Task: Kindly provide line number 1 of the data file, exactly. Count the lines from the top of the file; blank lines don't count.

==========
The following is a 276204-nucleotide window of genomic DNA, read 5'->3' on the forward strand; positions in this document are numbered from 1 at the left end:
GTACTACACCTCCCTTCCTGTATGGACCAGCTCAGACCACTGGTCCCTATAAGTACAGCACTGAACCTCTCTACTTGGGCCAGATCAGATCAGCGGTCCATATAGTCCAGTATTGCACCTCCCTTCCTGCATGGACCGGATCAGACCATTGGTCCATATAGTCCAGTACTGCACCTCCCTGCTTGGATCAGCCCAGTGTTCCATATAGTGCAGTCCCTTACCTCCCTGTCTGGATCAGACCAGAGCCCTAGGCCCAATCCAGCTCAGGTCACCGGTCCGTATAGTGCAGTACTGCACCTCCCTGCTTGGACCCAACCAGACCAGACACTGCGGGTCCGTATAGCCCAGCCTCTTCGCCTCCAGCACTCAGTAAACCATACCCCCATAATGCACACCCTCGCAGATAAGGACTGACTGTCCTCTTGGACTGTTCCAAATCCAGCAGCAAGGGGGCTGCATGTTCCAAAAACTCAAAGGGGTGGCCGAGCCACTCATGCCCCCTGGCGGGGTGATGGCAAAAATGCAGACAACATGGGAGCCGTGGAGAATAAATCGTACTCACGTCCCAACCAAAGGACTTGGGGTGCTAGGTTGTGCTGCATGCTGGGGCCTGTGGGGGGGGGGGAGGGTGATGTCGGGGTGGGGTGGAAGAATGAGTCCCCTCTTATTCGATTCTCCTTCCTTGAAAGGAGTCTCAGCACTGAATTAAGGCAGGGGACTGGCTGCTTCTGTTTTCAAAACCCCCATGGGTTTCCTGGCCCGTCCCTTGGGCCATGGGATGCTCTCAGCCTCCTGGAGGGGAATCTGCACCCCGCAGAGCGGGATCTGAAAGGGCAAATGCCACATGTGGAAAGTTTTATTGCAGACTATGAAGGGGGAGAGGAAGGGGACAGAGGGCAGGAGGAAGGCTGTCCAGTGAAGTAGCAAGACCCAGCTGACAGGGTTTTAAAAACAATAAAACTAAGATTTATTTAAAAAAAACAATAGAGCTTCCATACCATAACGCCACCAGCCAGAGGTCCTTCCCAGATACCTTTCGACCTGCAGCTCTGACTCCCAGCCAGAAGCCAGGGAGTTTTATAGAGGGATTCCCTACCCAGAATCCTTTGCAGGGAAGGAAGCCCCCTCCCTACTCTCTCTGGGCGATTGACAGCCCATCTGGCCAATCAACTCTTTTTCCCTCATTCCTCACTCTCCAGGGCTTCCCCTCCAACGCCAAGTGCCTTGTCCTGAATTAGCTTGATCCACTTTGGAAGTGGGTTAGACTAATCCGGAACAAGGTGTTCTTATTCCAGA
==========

The following is a 276204-nucleotide window of genomic DNA, read 5'->3' on the forward strand; positions in this document are numbered from 1 at the left end: